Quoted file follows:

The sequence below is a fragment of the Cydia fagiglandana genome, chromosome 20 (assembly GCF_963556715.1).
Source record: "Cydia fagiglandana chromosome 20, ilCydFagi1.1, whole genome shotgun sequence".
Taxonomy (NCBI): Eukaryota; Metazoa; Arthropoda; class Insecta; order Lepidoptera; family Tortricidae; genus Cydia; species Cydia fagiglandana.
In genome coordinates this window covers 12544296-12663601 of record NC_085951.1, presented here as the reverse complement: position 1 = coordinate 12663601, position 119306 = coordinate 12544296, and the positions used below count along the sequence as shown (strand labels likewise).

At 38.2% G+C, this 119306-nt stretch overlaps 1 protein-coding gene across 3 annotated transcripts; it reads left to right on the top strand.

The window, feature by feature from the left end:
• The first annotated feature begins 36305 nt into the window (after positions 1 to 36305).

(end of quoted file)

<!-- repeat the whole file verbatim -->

The sequence below is a fragment of the Cydia fagiglandana genome, chromosome 20 (assembly GCF_963556715.1).
Source record: "Cydia fagiglandana chromosome 20, ilCydFagi1.1, whole genome shotgun sequence".
Taxonomy (NCBI): Eukaryota; Metazoa; Arthropoda; class Insecta; order Lepidoptera; family Tortricidae; genus Cydia; species Cydia fagiglandana.
In genome coordinates this window covers 12544296-12663601 of record NC_085951.1, presented here as the reverse complement: position 1 = coordinate 12663601, position 119306 = coordinate 12544296, and the positions used below count along the sequence as shown (strand labels likewise).

At 38.2% G+C, this 119306-nt stretch overlaps 1 protein-coding gene across 3 annotated transcripts; it reads left to right on the top strand.

The window, feature by feature from the left end:
• The first annotated feature begins 36305 nt into the window (after positions 1 to 36305).